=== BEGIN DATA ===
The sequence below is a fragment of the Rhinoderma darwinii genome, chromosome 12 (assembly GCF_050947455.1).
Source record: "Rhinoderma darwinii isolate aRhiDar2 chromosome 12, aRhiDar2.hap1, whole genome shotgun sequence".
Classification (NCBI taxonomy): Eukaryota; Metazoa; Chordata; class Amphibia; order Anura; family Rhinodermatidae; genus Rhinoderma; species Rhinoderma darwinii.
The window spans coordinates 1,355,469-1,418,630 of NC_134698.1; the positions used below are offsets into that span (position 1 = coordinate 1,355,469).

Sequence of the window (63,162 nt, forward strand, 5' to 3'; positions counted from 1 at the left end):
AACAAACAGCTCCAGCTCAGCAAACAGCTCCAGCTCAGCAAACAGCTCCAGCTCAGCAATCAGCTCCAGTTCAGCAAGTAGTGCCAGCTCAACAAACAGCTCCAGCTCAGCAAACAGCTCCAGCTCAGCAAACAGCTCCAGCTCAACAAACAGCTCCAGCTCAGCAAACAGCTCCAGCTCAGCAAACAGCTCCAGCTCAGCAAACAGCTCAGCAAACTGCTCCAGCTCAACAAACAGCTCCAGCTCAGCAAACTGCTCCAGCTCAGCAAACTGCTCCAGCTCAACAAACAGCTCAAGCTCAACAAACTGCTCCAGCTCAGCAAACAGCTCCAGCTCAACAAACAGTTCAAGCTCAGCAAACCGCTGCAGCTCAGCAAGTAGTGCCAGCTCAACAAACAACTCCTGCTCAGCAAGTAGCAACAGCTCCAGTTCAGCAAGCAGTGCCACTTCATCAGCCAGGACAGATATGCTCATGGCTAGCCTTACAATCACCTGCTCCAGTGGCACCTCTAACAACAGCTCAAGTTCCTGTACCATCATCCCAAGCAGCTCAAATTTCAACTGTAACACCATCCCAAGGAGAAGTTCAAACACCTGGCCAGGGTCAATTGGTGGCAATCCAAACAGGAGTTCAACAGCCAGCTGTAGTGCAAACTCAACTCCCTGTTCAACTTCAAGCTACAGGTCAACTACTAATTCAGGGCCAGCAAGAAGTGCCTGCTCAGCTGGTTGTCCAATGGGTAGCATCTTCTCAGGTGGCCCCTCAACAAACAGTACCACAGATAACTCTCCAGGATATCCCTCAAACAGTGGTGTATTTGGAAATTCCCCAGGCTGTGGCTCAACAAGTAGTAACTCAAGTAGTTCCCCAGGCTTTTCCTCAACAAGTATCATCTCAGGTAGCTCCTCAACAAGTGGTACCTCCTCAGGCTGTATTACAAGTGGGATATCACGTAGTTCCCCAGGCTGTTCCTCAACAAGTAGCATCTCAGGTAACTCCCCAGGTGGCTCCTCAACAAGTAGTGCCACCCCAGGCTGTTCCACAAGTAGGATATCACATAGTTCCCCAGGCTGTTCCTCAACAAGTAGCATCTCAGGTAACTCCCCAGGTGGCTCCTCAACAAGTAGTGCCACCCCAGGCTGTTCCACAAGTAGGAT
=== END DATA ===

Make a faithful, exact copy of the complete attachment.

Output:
The sequence below is a fragment of the Rhinoderma darwinii genome, chromosome 12 (assembly GCF_050947455.1).
Source record: "Rhinoderma darwinii isolate aRhiDar2 chromosome 12, aRhiDar2.hap1, whole genome shotgun sequence".
Classification (NCBI taxonomy): Eukaryota; Metazoa; Chordata; class Amphibia; order Anura; family Rhinodermatidae; genus Rhinoderma; species Rhinoderma darwinii.
The window spans coordinates 1,355,469-1,418,630 of NC_134698.1; the positions used below are offsets into that span (position 1 = coordinate 1,355,469).

Sequence of the window (63,162 nt, forward strand, 5' to 3'; positions counted from 1 at the left end):
AACAAACAGCTCCAGCTCAGCAAACAGCTCCAGCTCAGCAAACAGCTCCAGCTCAGCAATCAGCTCCAGTTCAGCAAGTAGTGCCAGCTCAACAAACAGCTCCAGCTCAGCAAACAGCTCCAGCTCAGCAAACAGCTCCAGCTCAACAAACAGCTCCAGCTCAGCAAACAGCTCCAGCTCAGCAAACAGCTCCAGCTCAGCAAACAGCTCAGCAAACTGCTCCAGCTCAACAAACAGCTCCAGCTCAGCAAACTGCTCCAGCTCAGCAAACTGCTCCAGCTCAACAAACAGCTCAAGCTCAACAAACTGCTCCAGCTCAGCAAACAGCTCCAGCTCAACAAACAGTTCAAGCTCAGCAAACCGCTGCAGCTCAGCAAGTAGTGCCAGCTCAACAAACAACTCCTGCTCAGCAAGTAGCAACAGCTCCAGTTCAGCAAGCAGTGCCACTTCATCAGCCAGGACAGATATGCTCATGGCTAGCCTTACAATCACCTGCTCCAGTGGCACCTCTAACAACAGCTCAAGTTCCTGTACCATCATCCCAAGCAGCTCAAATTTCAACTGTAACACCATCCCAAGGAGAAGTTCAAACACCTGGCCAGGGTCAATTGGTGGCAATCCAAACAGGAGTTCAACAGCCAGCTGTAGTGCAAACTCAACTCCCTGTTCAACTTCAAGCTACAGGTCAACTACTAATTCAGGGCCAGCAAGAAGTGCCTGCTCAGCTGGTTGTCCAATGGGTAGCATCTTCTCAGGTGGCCCCTCAACAAACAGTACCACAGATAACTCTCCAGGATATCCCTCAAACAGTGGTGTATTTGGAAATTCCCCAGGCTGTGGCTCAACAAGTAGTAACTCAAGTAGTTCCCCAGGCTTTTCCTCAACAAGTATCATCTCAGGTAGCTCCTCAACAAGTGGTACCTCCTCAGGCTGTATTACAAGTGGGATATCACGTAGTTCCCCAGGCTGTTCCTCAACAAGTAGCATCTCAGGTAACTCCCCAGGTGGCTCCTCAACAAGTAGTGCCACCCCAGGCTGTTCCACAAGTAGGATATCACATAGTTCCCCAGGCTGTTCCTCAACAAGTAGCATCTCAGGTAACTCCCCAGGTGGCTCCTCAACAAGTAGTGCCACCCCAGGCTGTTCCACAAGTAGGAT